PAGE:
Using the iPhone’s mapping function and GPS locator, Lee has been able to put “tappable” maps into his book app so that readers can find the exact spot from which a particular photo was taken, or locate themselves on a map to find nearby destinations, among other things. The photos, although small, are in beautiful color. I’m sure Lee could have added some audio narration or a video introduction as well. Don’t you think we’ll be seeing “books” like that in the App store soon, if they aren’t there already?
It’s up to the publisher, of course, to decide just how many bells and whistles they want to add to their books. A book intended for education can make use of all this rich media pretty easily. Reading a novel, on the other hand, is probably best left to plain text.
So What Kinds of Books Do We Have?
I can’t claim any great familiarity with the huge number of books in the app store, but I find it interesting to see the different ways this capability is being used. Let’s look at three different books and the ways their publishers have taken advantage of packing them as apps.
- Craphound by Cory Doctorow, remixed from his Futuristic Tales of the Here and Now The iPhone makes a terrific platform for comics and illustrated novels. This was a fun read, with really good comic art and a sci-fi type of story line. This is an actual-size shot of one of the panels:
- Is There a Book Inside You? by Dan Poynter. Dan, the “godfather of self-publishing” is a real fan of ebooks, and it’s no surprise he arrived early on the iPhone with his own app. Dan has created an interesting hybrid. This is not actually a book, but contains dozens of his free reports as well as videos of Dan and other resources.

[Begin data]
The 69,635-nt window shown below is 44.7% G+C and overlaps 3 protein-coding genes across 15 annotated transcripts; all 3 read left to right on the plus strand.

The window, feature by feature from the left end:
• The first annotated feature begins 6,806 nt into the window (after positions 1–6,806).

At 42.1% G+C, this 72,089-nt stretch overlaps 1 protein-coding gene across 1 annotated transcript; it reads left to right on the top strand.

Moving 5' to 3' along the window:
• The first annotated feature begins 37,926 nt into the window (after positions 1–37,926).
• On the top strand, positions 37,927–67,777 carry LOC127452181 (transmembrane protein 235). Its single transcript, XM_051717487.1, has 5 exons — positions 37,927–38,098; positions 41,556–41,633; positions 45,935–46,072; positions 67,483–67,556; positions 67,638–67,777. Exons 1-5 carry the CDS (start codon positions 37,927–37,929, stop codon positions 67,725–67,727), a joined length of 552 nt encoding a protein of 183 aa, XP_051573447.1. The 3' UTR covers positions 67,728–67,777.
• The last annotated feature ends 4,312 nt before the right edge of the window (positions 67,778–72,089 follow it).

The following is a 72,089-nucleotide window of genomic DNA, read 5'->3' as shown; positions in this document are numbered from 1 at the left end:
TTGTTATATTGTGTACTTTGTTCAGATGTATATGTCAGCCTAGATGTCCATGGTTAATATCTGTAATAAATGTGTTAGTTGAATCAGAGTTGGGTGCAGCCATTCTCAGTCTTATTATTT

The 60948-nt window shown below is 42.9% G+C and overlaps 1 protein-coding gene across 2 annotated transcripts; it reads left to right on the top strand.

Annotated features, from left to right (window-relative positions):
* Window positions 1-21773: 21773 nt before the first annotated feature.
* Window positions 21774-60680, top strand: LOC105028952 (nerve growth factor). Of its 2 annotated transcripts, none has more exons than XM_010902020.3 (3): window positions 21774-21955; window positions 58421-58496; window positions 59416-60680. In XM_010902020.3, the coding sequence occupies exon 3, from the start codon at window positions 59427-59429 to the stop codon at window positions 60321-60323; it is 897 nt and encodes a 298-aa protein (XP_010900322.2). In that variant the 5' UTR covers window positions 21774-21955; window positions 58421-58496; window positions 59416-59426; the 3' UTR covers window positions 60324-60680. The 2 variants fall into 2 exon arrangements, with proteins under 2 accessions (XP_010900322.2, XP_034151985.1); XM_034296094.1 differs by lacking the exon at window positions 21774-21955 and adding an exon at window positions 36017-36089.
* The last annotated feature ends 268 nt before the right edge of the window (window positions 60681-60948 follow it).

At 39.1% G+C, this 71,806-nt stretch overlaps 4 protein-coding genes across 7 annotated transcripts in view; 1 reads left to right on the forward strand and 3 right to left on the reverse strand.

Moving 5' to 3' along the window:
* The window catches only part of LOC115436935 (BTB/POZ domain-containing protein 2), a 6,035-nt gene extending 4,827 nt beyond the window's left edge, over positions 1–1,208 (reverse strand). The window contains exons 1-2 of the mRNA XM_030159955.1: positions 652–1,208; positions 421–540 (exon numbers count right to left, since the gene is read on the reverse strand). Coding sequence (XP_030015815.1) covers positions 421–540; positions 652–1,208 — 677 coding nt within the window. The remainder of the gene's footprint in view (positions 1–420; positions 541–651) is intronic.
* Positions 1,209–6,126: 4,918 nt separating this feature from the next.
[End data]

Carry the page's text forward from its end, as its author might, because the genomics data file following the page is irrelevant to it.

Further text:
In addition, he has at least five separate opt-in screens to collect names and email addresses and shoot them straight back to his website, where you can sign up for various newsletters and other offers he makes. A great example of providing value and acquiring new subscribers at the same time. Here’s a screen that shows some of the many documents available:
Both Craphound and Dan Poynter’s books are free downloads.
- SEO Warrior by John I Jerkovic, published by O’Reilly Media. This book, a major work on Search Engine Optimization, was published in November 2009. The print version is 496 pages. Here’s the really interesting thing, and a strong clue we are still in an experimental phase with this new format. The print version of this book costs $44.99. The ebook version from O’Reilly’s website, in any of the popular formats, costs $35.99. Compare to the app version in the App store at $4.99. That’s a savings of 72% off the regular ebook formats. The book is identical.
In the App store, few apps cost over a dollar or two, and $4.99 is already on the way to a premium price. We’ve grown accustomed to these prices, and they may seem shockingly low.
However, as self-publishers we have a different slant on this pricing. As Lee Foster points out, he makes more from selling 2 copies of one of his books as apps, which are priced at $1.99 each, than he does from the sale of 1 copy of a trade paperback, sold by his publisher Countryman Press, for $14.95, simply because his royalty on the apps is 30%, unheard of in print book publishing.
No Need to Wait for the Future
I think this is one of the most exciting parts of the ebook revolution. Just thinking about the 50 million people (not all iPhones, obviously) out there with smartphones in their pockets and purses makes any marketer sit up and pay attention. The ease of buying these books, the impulse-purchase type of pricing, and the low barrier to entry make this an area I’ll want to explore for my own publications. How about you?
Takeaway: Selling books as apps in Apple’s App Store represents a terrific new opportunity for book publishers to reach new audiences.